As a pastor who has not been slow to speak up about homosexuality and transgenderism in the past, I want to be no less slow to speak up this week about the devastating shooting in Orlando this past weekend, when 49 people were gunned down by Omar Mateen at the Pulse nightclub. The first response of any Christian to such a tragedy should not be to get immediately tangled up in the tense debates about gun control, Islamic terrorism or the gay lifestyle. A Christian should simply follow Paul’s exhortation to weep with those who weep. (Rom. 12:15).
In Orlando this week, multitudes of people, particularly in the LGBT community, are struggling with the sting of death as they grieve the loss of friends, family and loved ones. Every morning they wake up, and process the nightmare all over again. The tears keep coming. Lives are altered forever.
In the book of Philippians, Paul wrote about a dear friend of his named Epaphroditus, who almost succumbed to an illness, but was spared by God’s mercy. It was a mercy that reached Paul as well, because otherwise, Paul would have had “sorrow upon sorrow.” (Phil. 2:25-27). That’s what people in Orlando are experiencing — sorrow upon sorrow upon sorrow. To them I extend my deepest condolences.
The God of the Bible is one who is near to the brokenhearted (Ps. 34:8). He is mindful of all the tears shed by heartache and grief (Ps. 56:8). Therefore, no matter how much a Christian might disagree with a person politically or morally, a heart touched by grace is a heart that is quick to show compassion.
One tangible display of this was witnessed Sunday in the actions of the fast food restaurant Chick-fil-A. It’s no surprise that the restaurant is a supporter of evangelical Christian causes. The company’s president, Dan Cathy, has been quoted as saying he supports the “biblical definition of the family unit,” which has led to organized boycotts of various Chick-fil-A outlets. My guess is that the relationship between patrons of the Pulse, a gay nightclub, and local Orlando Chick-fil-A restaurants has not always been cordial.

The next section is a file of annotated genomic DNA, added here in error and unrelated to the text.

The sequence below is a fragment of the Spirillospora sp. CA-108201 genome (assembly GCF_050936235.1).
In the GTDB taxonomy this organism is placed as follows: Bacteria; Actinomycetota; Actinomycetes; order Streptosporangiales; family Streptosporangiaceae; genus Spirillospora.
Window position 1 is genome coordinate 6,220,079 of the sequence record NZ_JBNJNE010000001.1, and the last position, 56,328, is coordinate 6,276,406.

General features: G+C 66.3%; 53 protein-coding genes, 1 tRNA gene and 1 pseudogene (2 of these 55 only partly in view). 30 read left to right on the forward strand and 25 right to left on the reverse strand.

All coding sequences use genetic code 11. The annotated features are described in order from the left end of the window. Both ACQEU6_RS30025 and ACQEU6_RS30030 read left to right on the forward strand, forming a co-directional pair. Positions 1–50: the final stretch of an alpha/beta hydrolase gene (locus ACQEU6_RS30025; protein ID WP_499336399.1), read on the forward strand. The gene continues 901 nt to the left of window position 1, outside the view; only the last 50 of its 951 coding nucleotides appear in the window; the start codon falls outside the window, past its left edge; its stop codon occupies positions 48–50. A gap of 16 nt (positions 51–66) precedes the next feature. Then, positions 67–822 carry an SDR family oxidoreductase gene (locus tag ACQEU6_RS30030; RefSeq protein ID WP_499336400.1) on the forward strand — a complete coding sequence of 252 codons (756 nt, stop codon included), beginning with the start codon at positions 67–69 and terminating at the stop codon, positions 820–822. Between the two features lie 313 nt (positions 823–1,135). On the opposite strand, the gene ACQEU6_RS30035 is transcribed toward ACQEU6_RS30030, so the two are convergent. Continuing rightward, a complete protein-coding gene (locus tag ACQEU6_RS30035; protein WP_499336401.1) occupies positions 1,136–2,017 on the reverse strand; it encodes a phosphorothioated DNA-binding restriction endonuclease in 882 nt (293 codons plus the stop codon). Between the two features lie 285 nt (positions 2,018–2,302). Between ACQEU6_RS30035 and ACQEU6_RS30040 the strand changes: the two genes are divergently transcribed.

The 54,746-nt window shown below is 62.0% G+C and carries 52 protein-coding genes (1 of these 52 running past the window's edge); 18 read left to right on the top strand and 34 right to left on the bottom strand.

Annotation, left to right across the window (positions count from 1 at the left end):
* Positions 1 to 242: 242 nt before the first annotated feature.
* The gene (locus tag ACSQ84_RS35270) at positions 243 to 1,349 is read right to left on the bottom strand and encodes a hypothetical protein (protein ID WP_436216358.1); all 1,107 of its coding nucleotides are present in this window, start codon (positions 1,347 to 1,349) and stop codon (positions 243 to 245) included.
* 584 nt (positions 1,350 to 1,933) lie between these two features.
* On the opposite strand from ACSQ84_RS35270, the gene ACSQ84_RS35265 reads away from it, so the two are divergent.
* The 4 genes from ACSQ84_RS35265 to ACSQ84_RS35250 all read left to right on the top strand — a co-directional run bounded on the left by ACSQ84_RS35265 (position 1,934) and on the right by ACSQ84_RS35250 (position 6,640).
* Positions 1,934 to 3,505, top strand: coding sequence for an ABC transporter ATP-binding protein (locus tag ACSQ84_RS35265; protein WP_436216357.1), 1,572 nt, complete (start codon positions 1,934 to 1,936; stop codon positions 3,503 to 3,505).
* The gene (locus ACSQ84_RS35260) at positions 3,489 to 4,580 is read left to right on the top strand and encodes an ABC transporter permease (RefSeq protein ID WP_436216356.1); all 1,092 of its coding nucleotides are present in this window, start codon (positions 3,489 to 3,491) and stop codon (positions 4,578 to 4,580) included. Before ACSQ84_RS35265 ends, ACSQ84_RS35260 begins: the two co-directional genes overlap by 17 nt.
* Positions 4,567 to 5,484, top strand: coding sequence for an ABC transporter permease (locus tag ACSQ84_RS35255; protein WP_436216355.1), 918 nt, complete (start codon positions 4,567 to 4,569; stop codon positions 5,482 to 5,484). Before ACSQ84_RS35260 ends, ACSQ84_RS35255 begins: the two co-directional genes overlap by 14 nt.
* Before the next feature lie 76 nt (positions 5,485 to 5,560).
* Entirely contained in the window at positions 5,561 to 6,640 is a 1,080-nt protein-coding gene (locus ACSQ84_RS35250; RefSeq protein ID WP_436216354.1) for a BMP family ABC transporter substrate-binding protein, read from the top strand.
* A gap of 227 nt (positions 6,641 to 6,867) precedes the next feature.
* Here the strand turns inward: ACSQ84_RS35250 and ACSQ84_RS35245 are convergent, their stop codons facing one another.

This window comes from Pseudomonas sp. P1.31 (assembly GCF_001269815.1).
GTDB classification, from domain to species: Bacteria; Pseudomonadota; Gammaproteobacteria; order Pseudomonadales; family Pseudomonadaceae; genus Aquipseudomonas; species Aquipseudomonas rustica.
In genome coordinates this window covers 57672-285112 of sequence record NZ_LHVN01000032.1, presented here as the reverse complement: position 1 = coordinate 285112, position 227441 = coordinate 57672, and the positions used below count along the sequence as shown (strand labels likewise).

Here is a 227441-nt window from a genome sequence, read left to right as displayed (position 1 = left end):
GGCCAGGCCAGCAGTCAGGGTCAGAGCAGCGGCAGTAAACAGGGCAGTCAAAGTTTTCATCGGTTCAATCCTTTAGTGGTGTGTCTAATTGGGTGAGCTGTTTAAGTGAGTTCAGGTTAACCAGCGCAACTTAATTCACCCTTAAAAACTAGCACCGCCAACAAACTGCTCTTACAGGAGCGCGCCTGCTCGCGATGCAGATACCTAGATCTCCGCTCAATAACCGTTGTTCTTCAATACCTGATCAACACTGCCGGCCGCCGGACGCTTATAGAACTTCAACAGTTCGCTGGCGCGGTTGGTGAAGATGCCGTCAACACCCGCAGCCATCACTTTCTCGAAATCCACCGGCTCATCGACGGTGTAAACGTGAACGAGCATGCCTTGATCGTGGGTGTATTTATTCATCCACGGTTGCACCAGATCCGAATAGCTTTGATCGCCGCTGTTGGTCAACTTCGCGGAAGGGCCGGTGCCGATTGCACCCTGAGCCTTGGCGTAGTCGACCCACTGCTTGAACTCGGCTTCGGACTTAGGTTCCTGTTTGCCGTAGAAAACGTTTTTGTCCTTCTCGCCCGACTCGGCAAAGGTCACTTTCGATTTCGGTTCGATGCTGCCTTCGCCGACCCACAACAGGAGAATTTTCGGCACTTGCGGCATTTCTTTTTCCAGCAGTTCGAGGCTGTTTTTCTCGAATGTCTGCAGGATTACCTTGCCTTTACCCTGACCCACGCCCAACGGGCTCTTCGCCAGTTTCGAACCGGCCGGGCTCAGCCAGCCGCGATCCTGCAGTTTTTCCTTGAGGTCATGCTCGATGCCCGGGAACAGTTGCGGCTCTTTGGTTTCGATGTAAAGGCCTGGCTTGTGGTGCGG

And yet this past Sunday, employees of Orlando Chick-fil-A stores went to work, handing out free food to people who were standing in line to give blood to help those who were injured in the shooting. A statement from one of the restaurants read as follows:
The events in Orlando stirred our local restaurant owners and their teams to band together to provide nourishment to first responders as well as volunteers who donated blood. We do not think this requires any recognition. It is the least we can do in this community we love.
It is possible, apparently, to stand on Biblical principles, and still have a heart of compassion. It’s possible to strike a balance between grace and truth. It’s possible to proactively love and serve those with whom we disagree. Isn’t that what Jesus did for us? My prayer is that, if a similar tragedy were to strike closer to home here in Indiana, that the redeemed Christ followers of Muncie and Yorktown would do the same, and weep with those who weep.